bangalore

INDIA, Bangalore : An Indian schoolchild, has his face painted as a tiger, at a park in Bangalore on August 1, 2015, during an awarness programme about the endangered tiger species.   International Tiger Day which came into being at the Saint Petersburg Tiger Summit in 2010, is held annually on July 29, to give worldwide attention to the reservation of tigers and it is both an awareness day and a celebration of tigers. AFP PHOTO/Manjunath KIRAN

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Welcome to the first episode of UrbanLore!

Episode 001\ “What was it like when you could smoke inside Koshy’s?”

Koshy’s, a resto-cafe on St. Marks Road, has been one of the most enduring landmarks of Bangalore. Founded in 1940, it has managed to preserve its old-world charm in the face of a change that has completely transformed the idea of the city. Bangalore has morphed from the senior-citizen-friendly garden city it once used to be, into the crowded, cosmopolitan, tech capital of India in a relatively short period of time.

A favourite haunt of the city’s intelligentsia, Koshy’s sees people from all walks of life - writers, artists, theatre professionals, activists, lawyers, scientists, engineers and many others - all meet to converse and exchange ideas over endless rounds of tea/coffee/drinks. And this regular congregation has created a vibrant, lively center of conversation in the heart of the city.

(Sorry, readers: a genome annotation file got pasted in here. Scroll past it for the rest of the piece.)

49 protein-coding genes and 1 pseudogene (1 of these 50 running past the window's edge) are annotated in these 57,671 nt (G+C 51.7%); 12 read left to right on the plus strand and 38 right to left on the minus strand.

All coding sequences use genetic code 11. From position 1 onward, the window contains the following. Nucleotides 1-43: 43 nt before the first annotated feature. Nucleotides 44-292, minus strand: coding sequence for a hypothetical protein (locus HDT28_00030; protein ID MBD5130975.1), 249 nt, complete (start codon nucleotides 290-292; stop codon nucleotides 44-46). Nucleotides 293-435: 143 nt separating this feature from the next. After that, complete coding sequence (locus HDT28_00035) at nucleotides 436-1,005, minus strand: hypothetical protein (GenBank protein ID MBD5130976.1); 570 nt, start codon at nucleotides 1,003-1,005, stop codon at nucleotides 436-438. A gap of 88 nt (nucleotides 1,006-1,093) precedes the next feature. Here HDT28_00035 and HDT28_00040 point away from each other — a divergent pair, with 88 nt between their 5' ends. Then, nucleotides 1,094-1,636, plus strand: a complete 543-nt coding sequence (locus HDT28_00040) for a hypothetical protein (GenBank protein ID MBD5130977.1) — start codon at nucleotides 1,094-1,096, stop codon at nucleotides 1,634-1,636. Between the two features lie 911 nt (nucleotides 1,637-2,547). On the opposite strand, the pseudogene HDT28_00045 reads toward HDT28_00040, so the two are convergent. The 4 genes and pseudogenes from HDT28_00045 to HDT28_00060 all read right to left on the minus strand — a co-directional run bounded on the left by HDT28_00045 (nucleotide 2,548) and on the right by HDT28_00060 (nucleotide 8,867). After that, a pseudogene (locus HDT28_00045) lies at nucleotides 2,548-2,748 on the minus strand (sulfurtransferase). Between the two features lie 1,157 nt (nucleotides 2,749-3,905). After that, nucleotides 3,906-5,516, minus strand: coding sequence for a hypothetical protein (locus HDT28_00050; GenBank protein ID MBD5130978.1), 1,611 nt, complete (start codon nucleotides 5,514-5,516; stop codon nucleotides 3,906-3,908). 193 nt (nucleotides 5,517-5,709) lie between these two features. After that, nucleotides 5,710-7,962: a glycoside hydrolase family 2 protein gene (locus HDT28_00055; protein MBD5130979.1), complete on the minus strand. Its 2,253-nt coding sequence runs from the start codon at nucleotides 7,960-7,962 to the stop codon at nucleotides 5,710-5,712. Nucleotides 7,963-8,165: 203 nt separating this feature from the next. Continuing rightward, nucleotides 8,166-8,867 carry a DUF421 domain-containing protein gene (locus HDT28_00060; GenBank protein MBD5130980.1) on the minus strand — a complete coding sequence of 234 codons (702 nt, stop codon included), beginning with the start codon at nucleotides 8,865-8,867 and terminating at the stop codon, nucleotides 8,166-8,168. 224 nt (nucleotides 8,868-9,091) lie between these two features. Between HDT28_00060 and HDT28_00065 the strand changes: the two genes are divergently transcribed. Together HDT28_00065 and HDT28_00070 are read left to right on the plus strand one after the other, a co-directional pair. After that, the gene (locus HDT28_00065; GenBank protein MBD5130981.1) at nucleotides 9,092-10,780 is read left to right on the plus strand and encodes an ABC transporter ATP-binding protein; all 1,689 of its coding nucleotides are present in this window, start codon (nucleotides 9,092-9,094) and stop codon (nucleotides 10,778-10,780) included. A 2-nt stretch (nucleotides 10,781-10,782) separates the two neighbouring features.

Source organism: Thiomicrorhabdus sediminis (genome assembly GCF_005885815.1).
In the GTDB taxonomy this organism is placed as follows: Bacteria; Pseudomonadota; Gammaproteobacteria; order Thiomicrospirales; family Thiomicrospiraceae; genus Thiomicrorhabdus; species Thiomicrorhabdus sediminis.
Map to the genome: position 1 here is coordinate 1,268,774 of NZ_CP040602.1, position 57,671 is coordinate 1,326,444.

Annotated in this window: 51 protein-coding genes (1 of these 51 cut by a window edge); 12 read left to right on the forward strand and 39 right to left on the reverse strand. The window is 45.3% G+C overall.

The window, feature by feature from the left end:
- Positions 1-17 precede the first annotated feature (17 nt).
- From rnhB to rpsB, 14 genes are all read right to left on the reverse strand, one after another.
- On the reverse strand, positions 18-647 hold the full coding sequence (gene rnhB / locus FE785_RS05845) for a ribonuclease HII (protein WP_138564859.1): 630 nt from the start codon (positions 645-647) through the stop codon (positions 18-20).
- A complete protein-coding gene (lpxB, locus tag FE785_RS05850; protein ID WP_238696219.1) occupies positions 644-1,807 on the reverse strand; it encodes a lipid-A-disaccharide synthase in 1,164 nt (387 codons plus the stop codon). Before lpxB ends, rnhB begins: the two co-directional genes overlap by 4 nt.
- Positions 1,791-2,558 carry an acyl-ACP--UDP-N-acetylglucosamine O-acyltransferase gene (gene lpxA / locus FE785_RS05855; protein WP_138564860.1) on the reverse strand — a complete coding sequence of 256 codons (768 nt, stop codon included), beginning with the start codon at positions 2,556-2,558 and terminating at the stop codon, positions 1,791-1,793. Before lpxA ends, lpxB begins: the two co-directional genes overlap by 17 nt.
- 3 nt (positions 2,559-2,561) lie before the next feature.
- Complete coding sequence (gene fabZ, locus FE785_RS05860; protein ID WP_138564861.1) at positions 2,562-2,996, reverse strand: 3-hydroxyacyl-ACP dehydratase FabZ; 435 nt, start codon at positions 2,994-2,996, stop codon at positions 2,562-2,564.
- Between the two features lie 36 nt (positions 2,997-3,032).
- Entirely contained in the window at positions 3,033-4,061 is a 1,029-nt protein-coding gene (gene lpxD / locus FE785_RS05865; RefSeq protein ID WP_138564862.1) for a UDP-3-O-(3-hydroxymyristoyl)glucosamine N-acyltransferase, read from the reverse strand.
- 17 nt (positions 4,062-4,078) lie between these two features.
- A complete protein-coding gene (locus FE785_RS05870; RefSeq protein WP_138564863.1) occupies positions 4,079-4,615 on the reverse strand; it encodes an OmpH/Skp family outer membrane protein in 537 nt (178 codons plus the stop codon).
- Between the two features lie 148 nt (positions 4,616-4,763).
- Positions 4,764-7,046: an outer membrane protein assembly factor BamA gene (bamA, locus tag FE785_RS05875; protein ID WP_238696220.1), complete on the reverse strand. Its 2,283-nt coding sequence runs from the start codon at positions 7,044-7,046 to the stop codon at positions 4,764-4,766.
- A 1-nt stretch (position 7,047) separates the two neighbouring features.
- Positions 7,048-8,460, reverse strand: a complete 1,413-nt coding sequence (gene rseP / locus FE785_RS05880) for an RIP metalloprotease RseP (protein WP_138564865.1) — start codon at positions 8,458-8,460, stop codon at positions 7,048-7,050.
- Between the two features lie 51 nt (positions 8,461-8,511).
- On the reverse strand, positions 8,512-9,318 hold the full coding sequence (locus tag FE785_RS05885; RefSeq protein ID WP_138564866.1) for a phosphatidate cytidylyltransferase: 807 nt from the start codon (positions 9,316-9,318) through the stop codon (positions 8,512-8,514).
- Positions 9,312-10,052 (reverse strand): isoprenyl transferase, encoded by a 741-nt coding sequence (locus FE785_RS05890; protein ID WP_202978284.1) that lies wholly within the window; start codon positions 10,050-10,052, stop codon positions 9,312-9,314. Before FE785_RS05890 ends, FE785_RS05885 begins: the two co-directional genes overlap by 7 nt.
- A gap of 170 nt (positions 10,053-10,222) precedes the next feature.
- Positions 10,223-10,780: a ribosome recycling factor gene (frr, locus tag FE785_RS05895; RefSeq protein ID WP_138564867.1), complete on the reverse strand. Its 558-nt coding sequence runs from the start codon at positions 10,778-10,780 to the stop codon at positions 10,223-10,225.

Koshy’s regulars often talk about the institution’s heyday, and the picture that they paint always has a ubiquitous cloud of smoke in it. The most striking visual change in Koshy’s in recent times has been the smoking ban, leading to a healthier setting, but the regulars will insistently tell you that ‘something is missing’. This story follows from a discussion about what Bangalore and Koshy’s were like in hazier times, the inevitable nostalgia associated with the past, and the kind of conversations that this unique space sparks off.

UrbanLore was born out of a series of conversations about Bangalore - the city, its history, the people, landmarks, culture, nostalgia, urban legends, experiences, interactions; and we hope to reflect these discussions in the graphic stories, and extend these conversations to other cities.